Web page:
cover image The Dangerous Alphabet

The Dangerous Alphabet

Neil Gaiman, , illus. by Gris Grimly. . HarperCollins, $17.99 (0pp) ISBN 978-0-06-078333-4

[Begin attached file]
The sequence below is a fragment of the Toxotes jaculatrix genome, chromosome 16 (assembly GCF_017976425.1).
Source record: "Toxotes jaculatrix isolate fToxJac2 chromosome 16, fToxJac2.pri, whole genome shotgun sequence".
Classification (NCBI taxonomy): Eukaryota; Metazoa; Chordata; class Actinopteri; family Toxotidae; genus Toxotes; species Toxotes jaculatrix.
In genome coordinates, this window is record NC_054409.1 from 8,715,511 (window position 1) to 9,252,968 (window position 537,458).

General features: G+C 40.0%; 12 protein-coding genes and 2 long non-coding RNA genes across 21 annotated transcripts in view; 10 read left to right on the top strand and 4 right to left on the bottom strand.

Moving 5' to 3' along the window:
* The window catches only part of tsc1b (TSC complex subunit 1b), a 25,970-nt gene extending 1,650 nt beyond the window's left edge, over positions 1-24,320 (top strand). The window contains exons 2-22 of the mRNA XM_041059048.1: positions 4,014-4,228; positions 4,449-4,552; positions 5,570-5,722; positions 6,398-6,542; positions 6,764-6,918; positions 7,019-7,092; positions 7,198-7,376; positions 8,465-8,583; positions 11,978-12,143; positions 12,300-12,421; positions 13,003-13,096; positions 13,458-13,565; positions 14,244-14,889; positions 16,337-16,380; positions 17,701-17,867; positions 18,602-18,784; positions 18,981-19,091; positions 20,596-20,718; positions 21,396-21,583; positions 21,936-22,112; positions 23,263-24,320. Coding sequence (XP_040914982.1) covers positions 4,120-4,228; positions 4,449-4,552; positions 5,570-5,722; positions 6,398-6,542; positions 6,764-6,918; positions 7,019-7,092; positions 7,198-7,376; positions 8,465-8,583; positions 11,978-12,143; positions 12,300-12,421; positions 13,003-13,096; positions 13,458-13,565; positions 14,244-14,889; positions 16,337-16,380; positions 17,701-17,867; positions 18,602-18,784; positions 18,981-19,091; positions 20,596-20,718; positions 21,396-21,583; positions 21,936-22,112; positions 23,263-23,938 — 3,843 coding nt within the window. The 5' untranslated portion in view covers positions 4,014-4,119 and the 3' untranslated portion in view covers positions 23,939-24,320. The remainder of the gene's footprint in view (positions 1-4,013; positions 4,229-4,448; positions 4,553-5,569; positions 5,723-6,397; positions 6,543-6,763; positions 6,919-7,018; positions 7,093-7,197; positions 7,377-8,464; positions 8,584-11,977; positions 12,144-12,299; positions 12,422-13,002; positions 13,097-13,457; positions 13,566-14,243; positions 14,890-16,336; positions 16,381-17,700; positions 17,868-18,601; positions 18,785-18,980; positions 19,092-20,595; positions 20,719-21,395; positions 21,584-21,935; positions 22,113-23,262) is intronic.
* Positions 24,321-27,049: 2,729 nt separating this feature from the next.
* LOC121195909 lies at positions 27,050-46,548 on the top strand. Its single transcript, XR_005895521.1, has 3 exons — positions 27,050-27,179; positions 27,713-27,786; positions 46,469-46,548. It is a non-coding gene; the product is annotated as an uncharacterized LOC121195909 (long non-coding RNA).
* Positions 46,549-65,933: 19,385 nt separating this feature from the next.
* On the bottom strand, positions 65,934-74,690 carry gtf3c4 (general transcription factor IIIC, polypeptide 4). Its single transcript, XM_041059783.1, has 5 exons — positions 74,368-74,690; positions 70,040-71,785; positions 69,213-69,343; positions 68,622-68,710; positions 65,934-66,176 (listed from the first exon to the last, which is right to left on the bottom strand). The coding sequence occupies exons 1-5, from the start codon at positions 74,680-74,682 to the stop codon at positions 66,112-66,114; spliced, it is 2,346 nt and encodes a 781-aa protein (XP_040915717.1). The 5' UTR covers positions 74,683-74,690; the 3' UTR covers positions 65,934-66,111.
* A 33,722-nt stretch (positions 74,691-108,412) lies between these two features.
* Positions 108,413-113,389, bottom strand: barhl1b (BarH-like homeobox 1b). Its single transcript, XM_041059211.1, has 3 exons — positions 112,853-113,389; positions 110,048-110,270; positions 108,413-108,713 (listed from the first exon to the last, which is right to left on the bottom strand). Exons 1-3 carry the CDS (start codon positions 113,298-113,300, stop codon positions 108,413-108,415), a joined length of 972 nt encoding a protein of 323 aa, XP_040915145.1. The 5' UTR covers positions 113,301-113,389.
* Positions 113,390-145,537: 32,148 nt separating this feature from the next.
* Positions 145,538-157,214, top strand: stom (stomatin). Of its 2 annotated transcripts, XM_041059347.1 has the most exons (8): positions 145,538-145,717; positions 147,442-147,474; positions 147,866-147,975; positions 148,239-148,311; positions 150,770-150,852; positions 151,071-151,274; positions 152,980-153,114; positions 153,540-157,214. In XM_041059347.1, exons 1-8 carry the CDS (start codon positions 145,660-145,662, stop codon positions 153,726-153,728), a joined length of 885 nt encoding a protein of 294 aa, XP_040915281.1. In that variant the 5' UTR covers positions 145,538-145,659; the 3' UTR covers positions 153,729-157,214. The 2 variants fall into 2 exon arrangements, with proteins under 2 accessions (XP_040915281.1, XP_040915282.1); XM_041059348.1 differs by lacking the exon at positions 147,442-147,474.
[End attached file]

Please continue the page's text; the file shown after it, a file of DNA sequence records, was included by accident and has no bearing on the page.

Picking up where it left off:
Acrawl with evildoers, Gaiman's (The Wolves in the Walls ) rhyming abecedary charts the perils of two children and their limpid-eyed pet gazelle. With the words “A is for Always, that's where we embark;/ B is for Boat, pushing off in the dark,” the stern-faced Victorian boy and girl clamber into a bathtub-shaped boat and sail into the bowels of a Dickensian sewer system. An oily brown map suggests a treasure hunt, and the seekers must evade subhuman monsters. Darting past stone-walled quays and rusty pipes (“F is for Fear”), they see unluckier children held in cages and soup pots by freakish octopi and bristling goblins (“H is for 'Help me!' ”). When the girl is kidnapped by a fleshy ogre, the boy and gazelle brave a Sweeney Todd meat-pie operation (“O is for Ovens, far under the street”) and ghoulish Pirates to save her. Grimly (the Wicked Nursery Rhymes volumes) pictures the trio's gruesome ordeal in butcher-shop hues of meaty pink and fatty beige. With Lemony Snicket as a reference point, young goths might eat this up. All the same, Gaiman and Grimly frequently sacrifice humor to fetishize the grotesque; adults might like this best. Ages 5–up. (May)